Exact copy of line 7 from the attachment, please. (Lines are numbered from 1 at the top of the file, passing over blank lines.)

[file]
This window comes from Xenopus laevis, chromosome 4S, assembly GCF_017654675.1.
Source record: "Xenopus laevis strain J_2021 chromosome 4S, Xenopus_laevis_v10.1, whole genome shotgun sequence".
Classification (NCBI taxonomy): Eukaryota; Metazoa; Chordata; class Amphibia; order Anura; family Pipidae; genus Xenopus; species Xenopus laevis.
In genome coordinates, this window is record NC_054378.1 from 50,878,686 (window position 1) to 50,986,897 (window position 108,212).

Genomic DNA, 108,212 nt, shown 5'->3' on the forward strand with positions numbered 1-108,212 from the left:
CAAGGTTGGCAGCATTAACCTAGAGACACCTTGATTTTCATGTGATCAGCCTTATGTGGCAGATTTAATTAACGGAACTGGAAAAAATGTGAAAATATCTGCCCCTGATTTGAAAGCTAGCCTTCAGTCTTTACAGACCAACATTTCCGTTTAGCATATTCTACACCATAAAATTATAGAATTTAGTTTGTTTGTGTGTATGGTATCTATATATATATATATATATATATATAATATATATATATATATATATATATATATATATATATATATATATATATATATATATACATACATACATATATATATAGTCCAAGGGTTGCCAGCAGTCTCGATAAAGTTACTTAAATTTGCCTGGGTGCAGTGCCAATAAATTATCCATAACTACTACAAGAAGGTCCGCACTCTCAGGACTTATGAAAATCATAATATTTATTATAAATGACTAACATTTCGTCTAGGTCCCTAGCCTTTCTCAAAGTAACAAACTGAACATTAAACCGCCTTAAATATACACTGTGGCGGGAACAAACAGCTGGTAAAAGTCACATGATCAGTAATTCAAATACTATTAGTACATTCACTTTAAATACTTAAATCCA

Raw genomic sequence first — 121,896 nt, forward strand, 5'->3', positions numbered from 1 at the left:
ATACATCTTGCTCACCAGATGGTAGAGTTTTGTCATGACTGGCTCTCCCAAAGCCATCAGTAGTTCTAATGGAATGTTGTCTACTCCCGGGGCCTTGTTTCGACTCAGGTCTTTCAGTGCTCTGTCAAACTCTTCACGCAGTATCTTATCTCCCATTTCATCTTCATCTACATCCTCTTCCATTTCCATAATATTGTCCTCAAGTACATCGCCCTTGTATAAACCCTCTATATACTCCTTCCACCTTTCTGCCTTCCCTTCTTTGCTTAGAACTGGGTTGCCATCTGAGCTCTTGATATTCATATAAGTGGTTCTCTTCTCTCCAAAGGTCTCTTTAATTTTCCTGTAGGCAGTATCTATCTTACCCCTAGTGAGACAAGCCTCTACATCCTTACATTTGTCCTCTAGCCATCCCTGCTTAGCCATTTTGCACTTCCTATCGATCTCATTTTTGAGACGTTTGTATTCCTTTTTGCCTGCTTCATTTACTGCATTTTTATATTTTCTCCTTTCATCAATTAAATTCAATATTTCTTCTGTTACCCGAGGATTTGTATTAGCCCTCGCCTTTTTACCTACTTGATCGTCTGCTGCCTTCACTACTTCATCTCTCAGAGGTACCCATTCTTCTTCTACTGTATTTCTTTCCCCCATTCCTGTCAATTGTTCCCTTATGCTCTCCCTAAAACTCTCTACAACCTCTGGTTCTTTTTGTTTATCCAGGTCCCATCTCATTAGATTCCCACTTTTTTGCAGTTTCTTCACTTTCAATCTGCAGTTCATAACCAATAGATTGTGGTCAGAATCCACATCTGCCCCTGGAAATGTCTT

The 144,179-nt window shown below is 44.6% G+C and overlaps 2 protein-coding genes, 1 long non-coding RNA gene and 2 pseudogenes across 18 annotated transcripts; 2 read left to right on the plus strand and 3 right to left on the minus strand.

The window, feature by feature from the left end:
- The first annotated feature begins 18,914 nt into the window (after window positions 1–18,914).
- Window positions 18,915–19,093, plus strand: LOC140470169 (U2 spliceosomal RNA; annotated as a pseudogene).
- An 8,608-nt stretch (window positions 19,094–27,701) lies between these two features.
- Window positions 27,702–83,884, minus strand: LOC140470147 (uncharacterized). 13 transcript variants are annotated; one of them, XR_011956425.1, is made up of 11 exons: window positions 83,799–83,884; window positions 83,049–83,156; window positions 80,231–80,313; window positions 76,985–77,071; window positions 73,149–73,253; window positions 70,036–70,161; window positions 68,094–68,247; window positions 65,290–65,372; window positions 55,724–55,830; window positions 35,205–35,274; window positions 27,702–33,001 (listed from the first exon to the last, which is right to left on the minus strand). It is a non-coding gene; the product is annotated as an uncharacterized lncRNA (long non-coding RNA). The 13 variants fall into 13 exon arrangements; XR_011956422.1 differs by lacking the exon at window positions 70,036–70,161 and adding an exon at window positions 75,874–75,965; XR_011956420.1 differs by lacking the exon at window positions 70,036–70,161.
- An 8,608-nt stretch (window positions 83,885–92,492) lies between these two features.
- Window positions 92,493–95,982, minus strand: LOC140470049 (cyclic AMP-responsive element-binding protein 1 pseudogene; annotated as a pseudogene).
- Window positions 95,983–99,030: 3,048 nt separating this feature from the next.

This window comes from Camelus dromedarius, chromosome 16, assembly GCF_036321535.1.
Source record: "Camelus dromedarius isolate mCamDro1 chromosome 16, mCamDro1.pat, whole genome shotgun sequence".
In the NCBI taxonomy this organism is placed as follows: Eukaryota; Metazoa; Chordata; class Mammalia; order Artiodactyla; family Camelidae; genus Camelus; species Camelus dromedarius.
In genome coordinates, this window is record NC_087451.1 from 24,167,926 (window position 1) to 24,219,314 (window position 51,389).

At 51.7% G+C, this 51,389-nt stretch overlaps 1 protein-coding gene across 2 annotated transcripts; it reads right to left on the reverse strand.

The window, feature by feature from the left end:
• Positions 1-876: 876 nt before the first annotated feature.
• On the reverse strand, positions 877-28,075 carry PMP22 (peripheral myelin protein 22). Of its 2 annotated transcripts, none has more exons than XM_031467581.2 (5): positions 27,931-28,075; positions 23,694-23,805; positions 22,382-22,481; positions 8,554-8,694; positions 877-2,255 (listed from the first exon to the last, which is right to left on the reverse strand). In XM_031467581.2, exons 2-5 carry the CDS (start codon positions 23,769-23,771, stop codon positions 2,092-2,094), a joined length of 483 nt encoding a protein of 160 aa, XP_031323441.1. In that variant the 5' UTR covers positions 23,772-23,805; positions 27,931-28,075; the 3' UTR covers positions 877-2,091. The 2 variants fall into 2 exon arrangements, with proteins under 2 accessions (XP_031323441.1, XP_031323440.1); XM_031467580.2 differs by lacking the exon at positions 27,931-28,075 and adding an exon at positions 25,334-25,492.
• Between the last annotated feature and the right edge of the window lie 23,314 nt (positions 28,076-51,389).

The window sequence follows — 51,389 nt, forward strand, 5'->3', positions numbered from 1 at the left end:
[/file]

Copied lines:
Raw genomic sequence first — 121,896 nt, forward strand, 5'->3', positions numbered from 1 at the left: